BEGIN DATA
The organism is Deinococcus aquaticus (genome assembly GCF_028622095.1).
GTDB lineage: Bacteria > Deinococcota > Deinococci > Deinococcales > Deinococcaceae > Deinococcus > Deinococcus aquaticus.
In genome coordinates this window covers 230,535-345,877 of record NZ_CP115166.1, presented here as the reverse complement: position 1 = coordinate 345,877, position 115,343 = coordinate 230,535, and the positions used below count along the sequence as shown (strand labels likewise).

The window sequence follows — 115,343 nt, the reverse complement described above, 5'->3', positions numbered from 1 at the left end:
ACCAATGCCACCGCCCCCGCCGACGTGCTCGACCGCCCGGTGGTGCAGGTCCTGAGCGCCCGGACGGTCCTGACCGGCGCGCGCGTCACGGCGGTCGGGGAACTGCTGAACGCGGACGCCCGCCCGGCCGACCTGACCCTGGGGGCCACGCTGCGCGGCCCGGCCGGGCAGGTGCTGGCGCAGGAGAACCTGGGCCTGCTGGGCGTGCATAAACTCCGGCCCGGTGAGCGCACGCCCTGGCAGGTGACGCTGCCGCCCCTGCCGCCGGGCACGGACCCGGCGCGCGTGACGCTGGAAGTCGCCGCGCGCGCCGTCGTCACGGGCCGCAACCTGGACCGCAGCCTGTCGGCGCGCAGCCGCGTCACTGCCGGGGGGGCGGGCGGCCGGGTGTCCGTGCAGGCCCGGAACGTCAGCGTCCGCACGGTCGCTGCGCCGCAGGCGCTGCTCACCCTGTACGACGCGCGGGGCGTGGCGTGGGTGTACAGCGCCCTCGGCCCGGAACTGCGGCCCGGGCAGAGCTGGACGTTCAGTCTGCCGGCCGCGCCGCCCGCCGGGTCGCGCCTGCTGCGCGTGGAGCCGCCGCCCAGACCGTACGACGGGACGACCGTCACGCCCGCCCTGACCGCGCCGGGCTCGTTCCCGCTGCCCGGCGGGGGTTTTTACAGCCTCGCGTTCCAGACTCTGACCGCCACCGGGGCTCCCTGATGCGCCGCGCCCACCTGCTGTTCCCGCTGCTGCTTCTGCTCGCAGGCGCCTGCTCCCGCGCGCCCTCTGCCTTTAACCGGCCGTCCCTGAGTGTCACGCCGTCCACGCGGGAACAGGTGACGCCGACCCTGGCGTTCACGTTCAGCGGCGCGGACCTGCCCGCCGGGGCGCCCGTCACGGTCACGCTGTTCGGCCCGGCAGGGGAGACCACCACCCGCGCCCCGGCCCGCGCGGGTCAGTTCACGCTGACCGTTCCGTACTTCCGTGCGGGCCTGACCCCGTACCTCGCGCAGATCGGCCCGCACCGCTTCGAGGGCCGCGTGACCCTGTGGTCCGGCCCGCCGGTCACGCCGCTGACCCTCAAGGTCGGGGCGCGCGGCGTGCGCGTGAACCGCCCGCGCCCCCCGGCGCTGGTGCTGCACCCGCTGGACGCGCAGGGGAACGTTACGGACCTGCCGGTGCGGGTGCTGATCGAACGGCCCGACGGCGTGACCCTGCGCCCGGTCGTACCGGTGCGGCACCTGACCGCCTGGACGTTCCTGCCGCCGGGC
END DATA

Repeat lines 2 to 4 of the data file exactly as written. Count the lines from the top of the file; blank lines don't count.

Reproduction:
GTDB lineage: Bacteria > Deinococcota > Deinococci > Deinococcales > Deinococcaceae > Deinococcus > Deinococcus aquaticus.
In genome coordinates this window covers 230,535-345,877 of record NZ_CP115166.1, presented here as the reverse complement: position 1 = coordinate 345,877, position 115,343 = coordinate 230,535, and the positions used below count along the sequence as shown (strand labels likewise).

The window sequence follows — 115,343 nt, the reverse complement described above, 5'->3', positions numbered from 1 at the left end: